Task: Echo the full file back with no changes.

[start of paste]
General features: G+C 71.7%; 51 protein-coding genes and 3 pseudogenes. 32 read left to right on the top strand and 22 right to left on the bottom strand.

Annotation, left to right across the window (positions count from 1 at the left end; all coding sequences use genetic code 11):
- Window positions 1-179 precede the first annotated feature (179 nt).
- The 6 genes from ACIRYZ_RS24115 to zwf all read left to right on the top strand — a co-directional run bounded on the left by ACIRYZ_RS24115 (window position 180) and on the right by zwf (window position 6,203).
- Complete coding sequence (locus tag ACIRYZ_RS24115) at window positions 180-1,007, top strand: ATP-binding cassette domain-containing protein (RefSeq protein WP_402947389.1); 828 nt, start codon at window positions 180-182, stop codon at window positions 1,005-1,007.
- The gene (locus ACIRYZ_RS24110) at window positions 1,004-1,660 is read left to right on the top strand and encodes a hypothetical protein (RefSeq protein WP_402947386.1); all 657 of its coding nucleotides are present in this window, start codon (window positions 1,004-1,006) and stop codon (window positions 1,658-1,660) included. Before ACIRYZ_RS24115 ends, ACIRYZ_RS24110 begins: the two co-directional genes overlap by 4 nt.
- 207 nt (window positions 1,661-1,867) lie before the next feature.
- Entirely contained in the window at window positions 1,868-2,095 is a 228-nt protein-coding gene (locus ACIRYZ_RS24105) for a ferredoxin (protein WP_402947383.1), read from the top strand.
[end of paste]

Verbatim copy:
General features: G+C 71.7%; 51 protein-coding genes and 3 pseudogenes. 32 read left to right on the top strand and 22 right to left on the bottom strand.

Annotation, left to right across the window (positions count from 1 at the left end; all coding sequences use genetic code 11):
- Window positions 1-179 precede the first annotated feature (179 nt).
- The 6 genes from ACIRYZ_RS24115 to zwf all read left to right on the top strand — a co-directional run bounded on the left by ACIRYZ_RS24115 (window position 180) and on the right by zwf (window position 6,203).
- Complete coding sequence (locus tag ACIRYZ_RS24115) at window positions 180-1,007, top strand: ATP-binding cassette domain-containing protein (RefSeq protein WP_402947389.1); 828 nt, start codon at window positions 180-182, stop codon at window positions 1,005-1,007.
- The gene (locus ACIRYZ_RS24110) at window positions 1,004-1,660 is read left to right on the top strand and encodes a hypothetical protein (RefSeq protein WP_402947386.1); all 657 of its coding nucleotides are present in this window, start codon (window positions 1,004-1,006) and stop codon (window positions 1,658-1,660) included. Before ACIRYZ_RS24115 ends, ACIRYZ_RS24110 begins: the two co-directional genes overlap by 4 nt.
- 207 nt (window positions 1,661-1,867) lie before the next feature.
- Entirely contained in the window at window positions 1,868-2,095 is a 228-nt protein-coding gene (locus ACIRYZ_RS24105) for a ferredoxin (protein WP_402947383.1), read from the top strand.